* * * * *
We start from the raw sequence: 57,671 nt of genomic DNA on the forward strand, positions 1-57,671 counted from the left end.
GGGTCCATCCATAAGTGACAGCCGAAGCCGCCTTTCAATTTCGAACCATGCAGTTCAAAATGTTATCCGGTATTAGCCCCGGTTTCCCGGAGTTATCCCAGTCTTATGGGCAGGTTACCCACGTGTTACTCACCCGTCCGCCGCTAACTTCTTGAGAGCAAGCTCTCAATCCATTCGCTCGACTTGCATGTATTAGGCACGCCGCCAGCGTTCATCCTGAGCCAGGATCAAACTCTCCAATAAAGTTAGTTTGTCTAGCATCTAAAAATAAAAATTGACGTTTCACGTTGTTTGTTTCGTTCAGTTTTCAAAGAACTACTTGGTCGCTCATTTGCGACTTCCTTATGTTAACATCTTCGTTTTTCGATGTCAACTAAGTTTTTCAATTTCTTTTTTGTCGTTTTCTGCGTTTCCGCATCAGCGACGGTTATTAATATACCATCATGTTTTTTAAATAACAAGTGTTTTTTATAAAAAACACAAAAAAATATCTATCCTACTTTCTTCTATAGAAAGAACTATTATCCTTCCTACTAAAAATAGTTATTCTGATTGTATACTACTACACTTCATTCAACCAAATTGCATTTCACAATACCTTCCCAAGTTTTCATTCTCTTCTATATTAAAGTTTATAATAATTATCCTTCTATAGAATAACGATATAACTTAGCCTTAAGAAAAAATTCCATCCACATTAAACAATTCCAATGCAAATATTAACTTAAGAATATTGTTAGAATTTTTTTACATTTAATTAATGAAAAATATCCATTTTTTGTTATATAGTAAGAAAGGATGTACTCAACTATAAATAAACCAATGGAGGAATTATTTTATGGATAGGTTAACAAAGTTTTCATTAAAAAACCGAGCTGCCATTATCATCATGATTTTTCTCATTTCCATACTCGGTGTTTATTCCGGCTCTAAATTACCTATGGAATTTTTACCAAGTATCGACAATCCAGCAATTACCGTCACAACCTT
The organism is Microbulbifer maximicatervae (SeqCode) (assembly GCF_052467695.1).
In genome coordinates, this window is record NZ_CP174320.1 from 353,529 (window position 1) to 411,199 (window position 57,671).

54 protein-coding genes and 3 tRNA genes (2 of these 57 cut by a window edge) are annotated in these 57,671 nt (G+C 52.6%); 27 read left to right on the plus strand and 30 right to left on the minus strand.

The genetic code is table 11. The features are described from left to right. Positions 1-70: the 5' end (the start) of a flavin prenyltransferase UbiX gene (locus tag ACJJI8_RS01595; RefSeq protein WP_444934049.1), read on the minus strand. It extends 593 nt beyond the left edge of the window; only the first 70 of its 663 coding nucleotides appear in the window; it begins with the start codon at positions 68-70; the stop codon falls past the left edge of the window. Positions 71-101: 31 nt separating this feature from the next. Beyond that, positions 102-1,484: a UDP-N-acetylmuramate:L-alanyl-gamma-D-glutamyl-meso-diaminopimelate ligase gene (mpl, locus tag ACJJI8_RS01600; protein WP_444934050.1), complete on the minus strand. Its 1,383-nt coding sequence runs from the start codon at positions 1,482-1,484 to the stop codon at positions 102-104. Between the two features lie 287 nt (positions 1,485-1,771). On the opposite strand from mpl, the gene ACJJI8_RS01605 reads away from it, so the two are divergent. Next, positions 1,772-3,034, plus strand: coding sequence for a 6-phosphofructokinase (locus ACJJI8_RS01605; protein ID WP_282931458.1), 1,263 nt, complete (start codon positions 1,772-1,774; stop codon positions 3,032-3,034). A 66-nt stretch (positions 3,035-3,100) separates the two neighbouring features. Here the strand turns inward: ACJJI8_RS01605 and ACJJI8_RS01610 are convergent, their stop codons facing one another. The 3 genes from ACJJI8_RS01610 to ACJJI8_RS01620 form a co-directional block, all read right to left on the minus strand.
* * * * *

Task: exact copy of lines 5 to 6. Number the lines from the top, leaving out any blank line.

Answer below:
54 protein-coding genes and 3 tRNA genes (2 of these 57 cut by a window edge) are annotated in these 57,671 nt (G+C 52.6%); 27 read left to right on the plus strand and 30 right to left on the minus strand.

The genetic code is table 11. The features are described from left to right. Positions 1-70: the 5' end (the start) of a flavin prenyltransferase UbiX gene (locus tag ACJJI8_RS01595; RefSeq protein WP_444934049.1), read on the minus strand. It extends 593 nt beyond the left edge of the window; only the first 70 of its 663 coding nucleotides appear in the window; it begins with the start codon at positions 68-70; the stop codon falls past the left edge of the window. Positions 71-101: 31 nt separating this feature from the next. Beyond that, positions 102-1,484: a UDP-N-acetylmuramate:L-alanyl-gamma-D-glutamyl-meso-diaminopimelate ligase gene (mpl, locus tag ACJJI8_RS01600; protein WP_444934050.1), complete on the minus strand. Its 1,383-nt coding sequence runs from the start codon at positions 1,482-1,484 to the stop codon at positions 102-104. Between the two features lie 287 nt (positions 1,485-1,771). On the opposite strand from mpl, the gene ACJJI8_RS01605 reads away from it, so the two are divergent. Next, positions 1,772-3,034, plus strand: coding sequence for a 6-phosphofructokinase (locus ACJJI8_RS01605; protein ID WP_282931458.1), 1,263 nt, complete (start codon positions 1,772-1,774; stop codon positions 3,032-3,034). A 66-nt stretch (positions 3,035-3,100) separates the two neighbouring features. Here the strand turns inward: ACJJI8_RS01605 and ACJJI8_RS01610 are convergent, their stop codons facing one another. The 3 genes from ACJJI8_RS01610 to ACJJI8_RS01620 form a co-directional block, all read right to left on the minus strand.